We realize that these laws are complicated, but we must provide you with the following important information:
• How we may use and disclose your PHI,
• Your privacy rights in your PHI,
• Our obligations concerning the use and disclosure of your PHI.
The terms of this notice apply to all records containing your PHI that are created or retained by our practice. We reserve the right to revise or amend this Notice of Privacy Practices. Any revision or amendment to this notice will be effective for all of your records that our practice has created or maintained in the past, and for any of your records that we may create or maintain in the future. This practice will post a copy of our current Notice in our offices in a visible location at all times, and you may request a copy of our most current Notice at any time.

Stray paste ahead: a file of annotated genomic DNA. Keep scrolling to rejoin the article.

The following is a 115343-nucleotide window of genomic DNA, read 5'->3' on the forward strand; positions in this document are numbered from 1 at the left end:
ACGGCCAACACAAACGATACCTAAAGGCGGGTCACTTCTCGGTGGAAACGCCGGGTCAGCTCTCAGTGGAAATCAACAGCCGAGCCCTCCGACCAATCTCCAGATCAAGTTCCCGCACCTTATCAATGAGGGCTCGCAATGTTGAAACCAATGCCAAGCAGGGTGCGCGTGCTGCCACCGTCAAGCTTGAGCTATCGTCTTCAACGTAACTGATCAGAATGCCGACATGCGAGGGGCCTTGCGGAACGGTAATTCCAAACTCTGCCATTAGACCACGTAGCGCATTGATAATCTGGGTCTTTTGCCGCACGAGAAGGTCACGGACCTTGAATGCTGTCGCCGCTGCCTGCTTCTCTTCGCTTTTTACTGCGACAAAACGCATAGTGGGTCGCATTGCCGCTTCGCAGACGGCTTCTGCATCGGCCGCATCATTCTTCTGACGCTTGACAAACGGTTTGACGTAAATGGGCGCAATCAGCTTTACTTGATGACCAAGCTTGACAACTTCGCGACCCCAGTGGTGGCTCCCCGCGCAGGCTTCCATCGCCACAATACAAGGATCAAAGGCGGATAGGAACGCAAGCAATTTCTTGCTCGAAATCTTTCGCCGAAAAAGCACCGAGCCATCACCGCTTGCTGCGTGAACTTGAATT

B. If you have questions about this Notice, please contact:
Patricia Fares-O’Malley, [email protected]
C. We may use and disclose your PHI in the following ways:
The following categories describe the different ways in which we may use and disclose your PHI.
1. Treatment. This practice may need to disclose your PHI to other health care providers for purposes related to your treatment. However, you will first be notified if such is the case.
2. Payment. We may use and disclose your PHI to obtain payment from third parties that may be responsible for such costs, such as family members. Also, we may use your PHI to bill you directly for services and items.
3. Appointment reminders. This practice may use and disclose your PHI to contact you and remind you of an appointment.
4. Treatment options. This practice may use and disclose your PHI to inform you of potential treatment options or alternatives.